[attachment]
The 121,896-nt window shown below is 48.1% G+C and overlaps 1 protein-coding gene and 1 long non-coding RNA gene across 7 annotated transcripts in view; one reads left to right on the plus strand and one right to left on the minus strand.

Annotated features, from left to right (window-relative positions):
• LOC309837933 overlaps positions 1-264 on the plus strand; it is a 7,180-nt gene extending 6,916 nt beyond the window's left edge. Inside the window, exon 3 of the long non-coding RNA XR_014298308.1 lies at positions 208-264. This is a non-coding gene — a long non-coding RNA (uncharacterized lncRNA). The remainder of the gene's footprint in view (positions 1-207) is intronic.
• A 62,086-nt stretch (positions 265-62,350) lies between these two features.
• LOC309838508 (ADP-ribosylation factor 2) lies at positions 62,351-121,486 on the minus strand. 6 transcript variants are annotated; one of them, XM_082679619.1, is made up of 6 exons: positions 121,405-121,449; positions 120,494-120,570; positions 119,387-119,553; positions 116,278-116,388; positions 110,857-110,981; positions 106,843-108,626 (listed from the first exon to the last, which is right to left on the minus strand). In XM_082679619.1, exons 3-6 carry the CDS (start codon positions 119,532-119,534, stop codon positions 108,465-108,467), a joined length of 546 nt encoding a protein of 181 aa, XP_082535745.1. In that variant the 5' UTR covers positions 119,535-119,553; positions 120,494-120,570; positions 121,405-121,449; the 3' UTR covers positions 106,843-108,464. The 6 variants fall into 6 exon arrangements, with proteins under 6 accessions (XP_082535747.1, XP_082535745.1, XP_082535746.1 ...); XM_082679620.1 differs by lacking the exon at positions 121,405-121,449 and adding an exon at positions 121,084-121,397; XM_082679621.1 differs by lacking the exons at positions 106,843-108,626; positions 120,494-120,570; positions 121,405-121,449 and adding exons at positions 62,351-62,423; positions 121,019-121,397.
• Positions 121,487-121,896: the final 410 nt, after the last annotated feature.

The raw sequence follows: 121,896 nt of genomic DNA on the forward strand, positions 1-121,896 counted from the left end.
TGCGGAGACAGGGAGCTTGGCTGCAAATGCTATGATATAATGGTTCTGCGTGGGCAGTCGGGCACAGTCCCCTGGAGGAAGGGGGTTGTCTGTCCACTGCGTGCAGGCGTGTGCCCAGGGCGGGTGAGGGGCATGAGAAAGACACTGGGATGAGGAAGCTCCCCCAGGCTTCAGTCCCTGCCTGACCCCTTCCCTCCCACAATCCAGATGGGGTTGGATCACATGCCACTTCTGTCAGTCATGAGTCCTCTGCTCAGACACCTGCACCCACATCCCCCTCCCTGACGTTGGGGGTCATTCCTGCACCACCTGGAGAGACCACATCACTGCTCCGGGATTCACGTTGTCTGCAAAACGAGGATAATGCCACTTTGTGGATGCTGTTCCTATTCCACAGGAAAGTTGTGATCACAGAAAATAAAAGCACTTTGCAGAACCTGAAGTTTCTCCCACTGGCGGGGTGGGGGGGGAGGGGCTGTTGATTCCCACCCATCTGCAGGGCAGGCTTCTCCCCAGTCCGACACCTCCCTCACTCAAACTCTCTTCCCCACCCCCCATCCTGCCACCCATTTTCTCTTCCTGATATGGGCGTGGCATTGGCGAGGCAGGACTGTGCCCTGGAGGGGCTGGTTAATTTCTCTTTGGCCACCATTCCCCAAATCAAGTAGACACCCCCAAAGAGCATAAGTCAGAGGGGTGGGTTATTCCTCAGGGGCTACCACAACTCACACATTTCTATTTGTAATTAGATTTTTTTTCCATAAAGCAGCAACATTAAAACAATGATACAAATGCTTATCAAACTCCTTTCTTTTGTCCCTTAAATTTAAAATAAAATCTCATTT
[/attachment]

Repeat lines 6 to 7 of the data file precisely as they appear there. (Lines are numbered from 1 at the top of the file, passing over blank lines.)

• Positions 121,487-121,896: the final 410 nt, after the last annotated feature.

The raw sequence follows: 121,896 nt of genomic DNA on the forward strand, positions 1-121,896 counted from the left end.